Killing Joke ‘Pylon’ Review: Post-punk icons return to ward off the apocalypse with ass-kicking results.
It seems counterintuitive that a band nearly 40 years in their career sound as angry and passionate as a one in their twenties, but that’s Killing Joke for you. They continually defy nature and expectations, refusing to mellow with age or tone down their furor.
And the British post-punk legends are back with their 15th album, Pylon, after the solid one-two apocalyptic punch of 2010’s Absolute Dissent and 2012’s MMXII.
But Pylon’s stronger production recalls their sleek yet caustic 2003 self-tilted release. Producer Tom Dalgety (Royal Blood) adds a hard candy shell atop their raging dystopian blues.
Opening track, Autonomous Zone hits the ground running with a strident punk beat and guitarist Geordie Walker’s choppy riff, as vocalist Jaz Coleman calls for a return to nature: living off the grid/no more phones/no drones.
Indeed, Pylon hits on all the disparate elements of Killing Joke’s career throughout: The ethereal Euphoria revisits their underrated 1986 New Wave-flavored release Brighter Than A 1000 Suns, while the trance-inducing New Jerusalem revives Big Paul Ferguson’s tribal drumming, a key element of their early sound that’s been missed on more recent efforts.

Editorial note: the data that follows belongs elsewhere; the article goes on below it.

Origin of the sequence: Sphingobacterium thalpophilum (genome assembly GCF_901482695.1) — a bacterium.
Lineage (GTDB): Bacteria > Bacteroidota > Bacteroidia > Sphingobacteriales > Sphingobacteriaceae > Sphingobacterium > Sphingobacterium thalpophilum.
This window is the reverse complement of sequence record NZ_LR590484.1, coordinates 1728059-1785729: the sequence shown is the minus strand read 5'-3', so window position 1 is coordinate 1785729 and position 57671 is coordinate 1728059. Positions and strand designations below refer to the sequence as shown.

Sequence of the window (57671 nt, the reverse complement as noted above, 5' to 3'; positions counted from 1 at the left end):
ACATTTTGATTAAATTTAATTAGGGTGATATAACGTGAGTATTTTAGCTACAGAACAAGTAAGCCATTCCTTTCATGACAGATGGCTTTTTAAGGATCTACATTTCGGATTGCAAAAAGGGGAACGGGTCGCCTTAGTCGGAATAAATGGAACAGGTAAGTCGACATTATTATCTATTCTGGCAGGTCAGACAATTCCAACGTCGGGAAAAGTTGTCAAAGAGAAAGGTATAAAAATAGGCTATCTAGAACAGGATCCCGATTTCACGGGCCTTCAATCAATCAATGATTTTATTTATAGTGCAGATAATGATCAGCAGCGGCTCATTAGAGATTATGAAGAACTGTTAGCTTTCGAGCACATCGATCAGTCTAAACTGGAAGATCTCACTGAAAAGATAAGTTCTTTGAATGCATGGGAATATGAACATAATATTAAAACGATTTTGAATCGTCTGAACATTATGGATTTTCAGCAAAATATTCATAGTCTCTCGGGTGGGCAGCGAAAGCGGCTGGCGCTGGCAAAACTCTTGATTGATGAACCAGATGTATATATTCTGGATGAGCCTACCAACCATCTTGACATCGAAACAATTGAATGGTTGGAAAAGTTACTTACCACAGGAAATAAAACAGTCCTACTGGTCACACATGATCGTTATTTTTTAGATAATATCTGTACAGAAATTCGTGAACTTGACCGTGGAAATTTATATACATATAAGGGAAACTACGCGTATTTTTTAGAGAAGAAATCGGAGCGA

New Cold War is a true standout, where Coleman splits the difference between his clean Gregorian chant-like vocals (on the verse) while letting his guttural wail loose on the chorus.
Driven by Walker’s eerie arpeggios, Youth’s pulsing bass and Ferguson’s disco beat, it hearkens back to their Nighttime era.
Coleman’s conspiracy theories and governmental distrust remains his lyrical muse, and the band supports his sonic sermons ably: War on Freedom expertly scratches that paranoid itch, anchored by Walker’s slithering riff and Youth’s hypnotic bassline, while Delete offers a cathartic metallic assault against cutthroat capitalism.
The hacker-friendly I Am The Virus, is the album’s most brutal moment. Coleman fantasizes about becoming the worm that you can never delete! Featuring an insistent industrial riff and cinematic atmosphere, it’s destined to be a permanent addition on all future set-lists.
Killing Joke are the sole proprietors to an undiminished sound that manages to be anti-authoritarian and contrarian while never giving into cynicism or defeat.
Perhaps the reason they never dull with time, is because the world always feels on the brink of collapse. Who else can make sense of it all? They remain the soundtrack to our discontent, and Pylon is a welcome entry into their arsenal.